Word’s Compatibility Options

Filed under .NET, Code Garage, Office, Word

One element you’ll eventually run up against when dealing with Word documents is "compatibility”.


You can see one small indicator of compatibility in the above screenshot. When you open any old format DOC file in Word 2007 or 2010, it’ll open in compatibility mode.

But what does that mean, really?

Compatibility in a Nutshell

Word’s Compatibility mode actually encompasses a fairly significant number of tweaks to how Word renders a document. You can see those options at the bottom of the Advanced tab on Word’s Options dialog.


a small sampling of compatibility options available

Word sets those options in a number of different combinations depending on the source of the original document. You can select the source document manually via the below dropdown, but most of the time, Word will choose an appropriate selection automatically when it opens the original  document.


The problem is, many of those options can cause Word to render a document in very strange, unpredictable ways. In fact, most Word experts advise to manually turn OFF all compatibility options (and so force Word to layout the document using it’s most recent rules, either those set for Word 2007 or for Word 2010).

Controlling Compatibility Programmatically

Manipulating those settings manually via the Options dialog is fine, but if you’ve got thousands of documents to deal with, that may not be your best approach.

Why not automate it with a bit of .net code?

    Private Sub ForceCompatibility(ByVal Doc As Word.Document)

        Doc.Application.Options.DisableFeaturesbyDefault = False
        For Each e As Word.WdCompatibility In [Enum].GetValues(GetType(Word.WdCompatibility))
            Dim res As Boolean = False
            Select Case e
                Case Word.WdCompatibility.wdDontULTrailSpace
                    res = True
                Case Word.WdCompatibility.wdDontAdjustLineHeightInTable
                    res = True
                Case Word.WdCompatibility.wdNoSpaceForUL
                    res = True
                Case Word.WdCompatibility.wdExpandShiftReturn
                    res = False
                Case Word.WdCompatibility.wdLeaveBackslashAlone
                    res = True
                Case Word.WdCompatibility.wdDontBalanceSingleByteDoubleByteWidth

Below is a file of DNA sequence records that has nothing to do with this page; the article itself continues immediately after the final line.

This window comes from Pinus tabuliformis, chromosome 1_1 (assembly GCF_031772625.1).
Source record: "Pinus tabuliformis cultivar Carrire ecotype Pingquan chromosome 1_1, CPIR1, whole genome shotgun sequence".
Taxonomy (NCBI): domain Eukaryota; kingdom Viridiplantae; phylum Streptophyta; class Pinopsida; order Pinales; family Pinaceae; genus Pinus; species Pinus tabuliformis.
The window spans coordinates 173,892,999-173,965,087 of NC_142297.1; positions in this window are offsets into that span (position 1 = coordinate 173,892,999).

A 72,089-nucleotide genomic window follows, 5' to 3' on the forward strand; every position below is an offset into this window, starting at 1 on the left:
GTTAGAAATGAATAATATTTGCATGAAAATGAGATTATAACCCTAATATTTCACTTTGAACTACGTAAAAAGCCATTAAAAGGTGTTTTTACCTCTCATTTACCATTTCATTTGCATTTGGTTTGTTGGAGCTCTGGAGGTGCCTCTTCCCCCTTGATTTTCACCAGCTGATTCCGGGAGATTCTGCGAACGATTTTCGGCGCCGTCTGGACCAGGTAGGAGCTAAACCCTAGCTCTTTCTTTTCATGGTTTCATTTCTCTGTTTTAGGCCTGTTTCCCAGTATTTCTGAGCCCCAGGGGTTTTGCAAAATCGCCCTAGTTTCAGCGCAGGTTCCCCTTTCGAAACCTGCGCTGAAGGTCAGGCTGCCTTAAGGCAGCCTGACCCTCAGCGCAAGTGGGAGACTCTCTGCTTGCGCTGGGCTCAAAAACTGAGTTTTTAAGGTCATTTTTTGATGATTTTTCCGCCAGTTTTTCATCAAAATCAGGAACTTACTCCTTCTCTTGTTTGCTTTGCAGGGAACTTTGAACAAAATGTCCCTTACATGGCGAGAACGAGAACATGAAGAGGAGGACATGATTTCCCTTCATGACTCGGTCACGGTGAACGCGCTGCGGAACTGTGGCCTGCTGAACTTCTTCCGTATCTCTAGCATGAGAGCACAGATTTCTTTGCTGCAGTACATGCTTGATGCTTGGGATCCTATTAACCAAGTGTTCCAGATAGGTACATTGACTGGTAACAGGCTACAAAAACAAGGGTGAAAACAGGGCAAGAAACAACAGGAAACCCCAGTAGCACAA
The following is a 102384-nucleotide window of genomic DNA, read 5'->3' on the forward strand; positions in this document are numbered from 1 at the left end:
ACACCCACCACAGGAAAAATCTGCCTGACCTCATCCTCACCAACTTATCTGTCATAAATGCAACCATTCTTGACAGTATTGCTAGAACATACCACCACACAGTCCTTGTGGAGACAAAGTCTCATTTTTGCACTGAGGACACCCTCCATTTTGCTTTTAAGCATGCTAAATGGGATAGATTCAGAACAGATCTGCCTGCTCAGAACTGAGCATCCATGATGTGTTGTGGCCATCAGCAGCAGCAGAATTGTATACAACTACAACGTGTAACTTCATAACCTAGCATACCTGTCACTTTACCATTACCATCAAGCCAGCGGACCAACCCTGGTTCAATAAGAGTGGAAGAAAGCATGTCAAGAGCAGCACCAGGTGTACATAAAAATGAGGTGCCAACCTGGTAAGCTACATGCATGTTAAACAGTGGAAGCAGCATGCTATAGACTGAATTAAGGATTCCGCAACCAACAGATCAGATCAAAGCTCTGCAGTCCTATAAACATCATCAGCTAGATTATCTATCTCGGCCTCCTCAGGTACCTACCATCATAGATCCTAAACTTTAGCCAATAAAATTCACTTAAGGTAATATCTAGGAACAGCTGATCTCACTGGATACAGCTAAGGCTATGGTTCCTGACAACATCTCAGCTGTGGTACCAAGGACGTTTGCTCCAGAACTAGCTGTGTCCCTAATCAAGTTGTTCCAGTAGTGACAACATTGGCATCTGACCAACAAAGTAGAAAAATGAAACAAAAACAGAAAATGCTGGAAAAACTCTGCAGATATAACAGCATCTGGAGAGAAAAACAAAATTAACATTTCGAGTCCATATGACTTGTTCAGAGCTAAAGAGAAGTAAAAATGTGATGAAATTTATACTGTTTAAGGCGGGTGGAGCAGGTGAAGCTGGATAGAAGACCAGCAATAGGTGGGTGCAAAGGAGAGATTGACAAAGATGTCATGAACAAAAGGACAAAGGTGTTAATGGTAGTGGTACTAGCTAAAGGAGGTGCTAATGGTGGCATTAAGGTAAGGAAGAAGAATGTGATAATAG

res = True
            End Select
            Doc.Compatibility(e) = res
    End Sub

So, what’s going on here?

First, I pass in a Document variable to the function. This variable contains a reference to the Document object you need to fix compatibility on. You can easily obtain teh Active document object with the Application.ActiveDocument property.

The function first calls the Doc.Convert method. This converts the document to the latest format available to the version of Word you’re running and enables all new features. This conversion happens in memory. Nothing is saved to disk at this point. Also, you’d think that this would be enough to turn off all compatibility tweaks, but alas, Word leaves many of them still turned of after this conversion.

Next, it uses the DisableFeaturesbyDefault property to enable all available features.

Then, it enumerates all the wdCompability options to clear or set them as necessary. This handy bit of trickery can come in handy in a number of situations. Essentially, it uses a little reflection here:


to retrieve an array of all the possible values of the wdCompatibility enumeration.

Then, the For loop simply iterates through all the values in that array.

The SELECT CASE then matches up a few specific enumeration values that don’t work quite like you might expect, and handles them with special cases.

For instance, the wdNoSpaceForUL option is equivalent to the “Add Space for Underlines” option in the Word Options Dialog. However, the logic is reversed.

Leave it to a word processing program to make use of double negatives like this!

Odd Man Out

The wdExpandShiftReturn option is the one exception. When cleared, this option prevents Word from expanding spaces on lines that end with a soft Return (a Shift-Return). Many Word experts indicate that this is preferable to Word’s default behavior of expanding those spaces, so I’ve set it here accordingly. Your mileage may vary.

And finally, be sure the SAVE the document in xml format, using the Save method like this:

Doc.SaveAs FileName:="doc.xml", FileFormat:=wdFormatXML

So there you have it. A quick and easy way to force a document into the latest Word file format and turn off any errant compatibility options in the process.

Post a Comment

Your email is never published nor shared. Required fields are marked *